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In our first episode of "Confessions of a Product Manager," we interview Gokul Rajaram of Square. Don't know who Gokul is? Let me Google that for you.

The man is sometimes referred to as "The Godfather of Adsense," due to his key role in the early success of one of Google's most profitable products. Since leaving Google in 2007, Rajaram has founded (and sold) his own startup, Chai Labs, led ad-product strategy at Facebook and, most recently, joined Square to help the San Francisco-based company revolutionize the world of commerce. As if that weren't enough, Gokul is also one of the friendliest, most humble and down-to-earth guys we know...

Gokul Rajaram at Square's SF offices

In this interview, Gokul and our Director of Product, Matt Pasienski, cover a LOT of territory, including:

  • How to effectively staff up a successful product development team.
  • Which original Star Wars character best reflects Gokul's approach to product management. (Hint: it's not Darth Vader.)
  • Personal tips and tricks for managing the daily grind of product management. (Spoiler alert: stickies aren't a tactic, they're a way of life.)

Big thanks to our friends over at Square for hosting us, and to Gokul for making the time to chat with us.

Enjoy! And stay tuned for future installments of "PM Confessions."

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Full Transcript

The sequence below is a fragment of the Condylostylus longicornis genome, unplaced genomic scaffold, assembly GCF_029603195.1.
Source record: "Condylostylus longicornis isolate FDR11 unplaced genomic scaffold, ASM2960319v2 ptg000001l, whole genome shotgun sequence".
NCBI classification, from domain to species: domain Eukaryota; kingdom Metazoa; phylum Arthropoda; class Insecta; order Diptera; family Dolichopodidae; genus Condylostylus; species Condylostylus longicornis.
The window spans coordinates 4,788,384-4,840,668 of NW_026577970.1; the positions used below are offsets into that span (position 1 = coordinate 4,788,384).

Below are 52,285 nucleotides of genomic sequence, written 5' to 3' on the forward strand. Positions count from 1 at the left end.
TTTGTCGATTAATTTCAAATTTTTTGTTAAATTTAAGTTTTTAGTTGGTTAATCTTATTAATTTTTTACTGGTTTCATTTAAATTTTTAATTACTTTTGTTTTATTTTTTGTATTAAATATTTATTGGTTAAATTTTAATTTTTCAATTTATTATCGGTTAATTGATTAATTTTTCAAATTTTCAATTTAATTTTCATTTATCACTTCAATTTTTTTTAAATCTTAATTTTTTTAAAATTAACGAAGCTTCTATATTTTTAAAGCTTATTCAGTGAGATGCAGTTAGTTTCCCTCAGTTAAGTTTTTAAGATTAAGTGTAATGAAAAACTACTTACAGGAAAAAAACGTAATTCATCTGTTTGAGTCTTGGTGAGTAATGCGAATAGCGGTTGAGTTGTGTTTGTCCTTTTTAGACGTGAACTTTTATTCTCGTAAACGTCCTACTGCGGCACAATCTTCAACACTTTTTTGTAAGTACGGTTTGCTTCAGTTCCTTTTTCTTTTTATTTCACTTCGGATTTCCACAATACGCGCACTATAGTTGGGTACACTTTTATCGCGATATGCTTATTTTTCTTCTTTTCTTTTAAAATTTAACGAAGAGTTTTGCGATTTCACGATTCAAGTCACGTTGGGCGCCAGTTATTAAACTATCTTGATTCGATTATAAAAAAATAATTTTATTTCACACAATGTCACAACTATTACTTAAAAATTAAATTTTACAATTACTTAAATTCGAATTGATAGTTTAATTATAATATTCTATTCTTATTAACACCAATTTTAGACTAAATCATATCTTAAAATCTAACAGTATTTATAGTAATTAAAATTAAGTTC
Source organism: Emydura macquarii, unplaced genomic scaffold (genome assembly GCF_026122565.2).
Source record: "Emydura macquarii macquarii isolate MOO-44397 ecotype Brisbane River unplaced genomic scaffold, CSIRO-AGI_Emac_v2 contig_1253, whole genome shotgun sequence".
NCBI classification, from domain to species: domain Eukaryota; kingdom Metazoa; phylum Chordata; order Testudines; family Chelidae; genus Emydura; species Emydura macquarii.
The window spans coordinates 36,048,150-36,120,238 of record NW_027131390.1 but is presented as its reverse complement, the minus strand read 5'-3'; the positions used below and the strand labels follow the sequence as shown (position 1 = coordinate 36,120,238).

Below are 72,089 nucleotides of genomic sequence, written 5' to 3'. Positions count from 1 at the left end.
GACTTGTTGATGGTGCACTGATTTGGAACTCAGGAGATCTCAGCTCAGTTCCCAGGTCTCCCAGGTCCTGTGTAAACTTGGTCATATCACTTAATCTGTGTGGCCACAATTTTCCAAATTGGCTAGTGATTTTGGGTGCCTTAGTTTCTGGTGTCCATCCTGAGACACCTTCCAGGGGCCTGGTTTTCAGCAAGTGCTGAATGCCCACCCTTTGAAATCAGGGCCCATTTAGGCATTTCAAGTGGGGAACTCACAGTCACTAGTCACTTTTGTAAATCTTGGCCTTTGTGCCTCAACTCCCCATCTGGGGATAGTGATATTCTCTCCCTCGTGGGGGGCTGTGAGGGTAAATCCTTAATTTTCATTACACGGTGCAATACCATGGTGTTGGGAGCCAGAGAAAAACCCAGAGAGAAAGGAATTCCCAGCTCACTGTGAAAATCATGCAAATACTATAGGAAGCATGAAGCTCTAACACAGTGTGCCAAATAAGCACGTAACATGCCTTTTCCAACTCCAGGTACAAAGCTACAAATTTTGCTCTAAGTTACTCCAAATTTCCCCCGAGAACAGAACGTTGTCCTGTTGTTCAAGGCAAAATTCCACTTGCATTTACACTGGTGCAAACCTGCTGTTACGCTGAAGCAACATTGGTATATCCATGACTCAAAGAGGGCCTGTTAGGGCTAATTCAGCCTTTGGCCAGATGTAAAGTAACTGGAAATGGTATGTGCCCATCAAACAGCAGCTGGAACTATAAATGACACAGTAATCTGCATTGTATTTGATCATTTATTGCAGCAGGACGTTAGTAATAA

Matt Pasienski: It's Gokul?

Gokul Rajaram: Gokul, yeah.

Matt Pasienski: Is that good?

Gokul Rajaram: Yeah. Perfect.

Matt Pasienski: Because my last name's Pasienski and no one ever...and then Rajaram?

Gokul Rajaram: Yep.

Matt Pasienski: Okay. Just wanted to get that...I'm sensitive. So I'm here with Gokul Rajaram who is a product managing genius. He was at Google and has been called the godfather of AdSense. Then started his own company called Chai Technologies which was acquired by Facebook where you then ran product management for ads.

Gokul Rajaram: Yep.

Matt Pasienski: And now you're here at Square. So obviously a whole range of different types of companies and products and experience so we just want to pick your brain about what's the best way to manage product, what's the best way to run your teams and what's the best way to make decisions.

Gokul Rajaram: Awesome. Excited to be here. Thank you very much. (Thank you for having me.)